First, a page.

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CIC Technique
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Battery Life...

Correct charging is one of the most important factors to consider when using valve regulated lead acid batteries. Battery performance and service life will be directly affected by the charging methods.

  There are four major methods of charging.
  Constant voltage charging.
  Constant current charging.
  Two-stage constant voltage charging.
  Taper current charging.

Constant Voltage Charging
This is the recommended method of charging for VRLA batteries. It is necessary to closely control the actual voltage to ensure that it is with the limits advised.

  Standby service: 2.23-2.30 vpc at 25oC/77oF
  Cycle service: 2.40-2.50 vpc at 25oC/77oF

It is suggested that the initial current be set within 0.4CAmps. Frigure 1 and 2 indicate the time taken to fully recharge the battery. It is also seen that the charging current decreases to approx 0.5-4mA/Ah under charging voltage 2.30 vpc, and 3-10mA/Ah under charging voltage 2.40vpc when the battery is fully charged at 25oC/77oF.

Note: It is necessary to ensure that the voltage is correctly set. The charging voltage set too high will increase the corrosion of the positive plates causing loss of capacity and ultimately shortening the life of the battery.

Constant Current Charging
This method of charging is generally not recommended for VRLA batteries. It is necessary to understand that if the batteries are not removed from the charger as soon as possible after reaching a state of full charge, considerable damage will occur to the batteries due to over charging. The required recharged capacity is 1.07 to 1.15 times discharged capacity.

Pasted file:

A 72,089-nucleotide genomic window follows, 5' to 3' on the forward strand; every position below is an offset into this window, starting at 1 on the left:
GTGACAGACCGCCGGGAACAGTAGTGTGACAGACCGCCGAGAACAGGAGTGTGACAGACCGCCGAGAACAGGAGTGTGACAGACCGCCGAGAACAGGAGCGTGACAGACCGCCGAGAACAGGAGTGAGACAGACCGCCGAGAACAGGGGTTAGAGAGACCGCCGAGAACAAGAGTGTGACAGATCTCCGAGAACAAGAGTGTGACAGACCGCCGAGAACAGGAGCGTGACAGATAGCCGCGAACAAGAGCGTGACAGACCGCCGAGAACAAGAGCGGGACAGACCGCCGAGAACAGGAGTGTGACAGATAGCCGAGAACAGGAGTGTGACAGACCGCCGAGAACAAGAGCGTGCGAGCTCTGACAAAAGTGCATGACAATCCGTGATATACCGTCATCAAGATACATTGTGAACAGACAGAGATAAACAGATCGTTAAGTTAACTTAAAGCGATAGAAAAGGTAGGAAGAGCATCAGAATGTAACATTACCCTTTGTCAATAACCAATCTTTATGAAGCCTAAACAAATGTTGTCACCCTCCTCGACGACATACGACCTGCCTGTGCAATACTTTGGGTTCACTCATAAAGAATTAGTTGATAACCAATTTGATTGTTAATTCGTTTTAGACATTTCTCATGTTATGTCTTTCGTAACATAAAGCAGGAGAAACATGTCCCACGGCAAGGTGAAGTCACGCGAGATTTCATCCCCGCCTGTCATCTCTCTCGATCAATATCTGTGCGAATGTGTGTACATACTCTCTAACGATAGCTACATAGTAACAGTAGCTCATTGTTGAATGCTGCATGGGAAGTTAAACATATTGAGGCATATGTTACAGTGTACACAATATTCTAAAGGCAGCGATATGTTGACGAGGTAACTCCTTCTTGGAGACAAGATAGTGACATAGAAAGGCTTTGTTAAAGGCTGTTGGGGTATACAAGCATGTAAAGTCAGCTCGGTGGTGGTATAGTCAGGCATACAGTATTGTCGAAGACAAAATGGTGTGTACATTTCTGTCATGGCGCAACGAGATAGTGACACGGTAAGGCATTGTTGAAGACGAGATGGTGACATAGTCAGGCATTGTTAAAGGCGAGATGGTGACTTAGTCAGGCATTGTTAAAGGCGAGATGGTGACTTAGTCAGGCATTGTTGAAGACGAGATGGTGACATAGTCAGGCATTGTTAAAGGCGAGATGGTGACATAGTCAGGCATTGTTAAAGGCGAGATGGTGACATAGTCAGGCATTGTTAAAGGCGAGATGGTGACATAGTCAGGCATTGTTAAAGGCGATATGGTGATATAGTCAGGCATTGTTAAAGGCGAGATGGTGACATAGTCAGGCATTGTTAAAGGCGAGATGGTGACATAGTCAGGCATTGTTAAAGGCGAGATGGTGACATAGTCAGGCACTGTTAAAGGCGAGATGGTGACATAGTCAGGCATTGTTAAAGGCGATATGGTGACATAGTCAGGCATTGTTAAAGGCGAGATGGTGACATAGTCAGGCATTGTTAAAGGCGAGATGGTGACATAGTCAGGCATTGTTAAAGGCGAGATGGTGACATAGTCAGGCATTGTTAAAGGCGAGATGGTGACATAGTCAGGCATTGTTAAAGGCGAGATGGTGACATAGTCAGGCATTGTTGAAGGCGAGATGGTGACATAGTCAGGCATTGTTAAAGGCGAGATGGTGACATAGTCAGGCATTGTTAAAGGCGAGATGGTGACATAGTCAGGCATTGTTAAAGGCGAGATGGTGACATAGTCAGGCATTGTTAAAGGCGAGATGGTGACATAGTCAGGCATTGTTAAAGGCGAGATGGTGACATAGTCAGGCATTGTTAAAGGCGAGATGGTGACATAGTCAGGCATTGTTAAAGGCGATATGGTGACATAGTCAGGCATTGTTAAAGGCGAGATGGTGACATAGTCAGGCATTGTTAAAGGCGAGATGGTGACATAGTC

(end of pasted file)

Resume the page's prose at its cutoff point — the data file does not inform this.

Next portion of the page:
Two Stages Constant Voltage Charging
This method should not be used where the battery and load are corrected in parallel, however, if this method is to be used, it is suggested that the CIC technical department be contacted.

Taper Current Charging
This method is not recommended for VRLA batteries, however, if this method is to be used it is suggested that CIC technical department be contacted.

Effect of Temperature on Charging Voltage
As temperature rises, electrochemical activity in the battery increases. Similarly, as temperature falls, electrochemical activity decreases. Therefore, as temperature rises, charging voltage should be reduced to prevent overcharge, as temperature falls, charging voltage should be increate to avoid undercharge. In general, to assure optimum service life, use of a temperature compensated charger is recommended. The recommend compensation factor for CIC VRLA batteries is ¡À3mV/oC Cell (standby use) and¡À4mV/oC cell(cyclic use). The standard centre point for temperature compensation is 20oC/68oF. Figure 3 shows the relationship between temperatures and charging voltages in both cyclic and standby applications.

Charging Time
The time required to complete each charge depends on the discharge condition of battery, caracteristics of charge used, or the temperature during charge. For cyclic use, using constant voltage charging, this time can be estimated by the following expression at 25oC/77oF.
  (1)Discharge current: Larger than 0.25CA
  Tch =Cdis/i + 3 ~5
  (2)Discharge current: Less than 0.25CA
  Tch = Cdis/I+ 6 ~10
  Tch: time required for charge (hours)
  Cdis: ampere-hour discharged before charge started(Ah)
  I : initial charging current(A).
  Complete charge time for float service will be slightly more than 24 hours.


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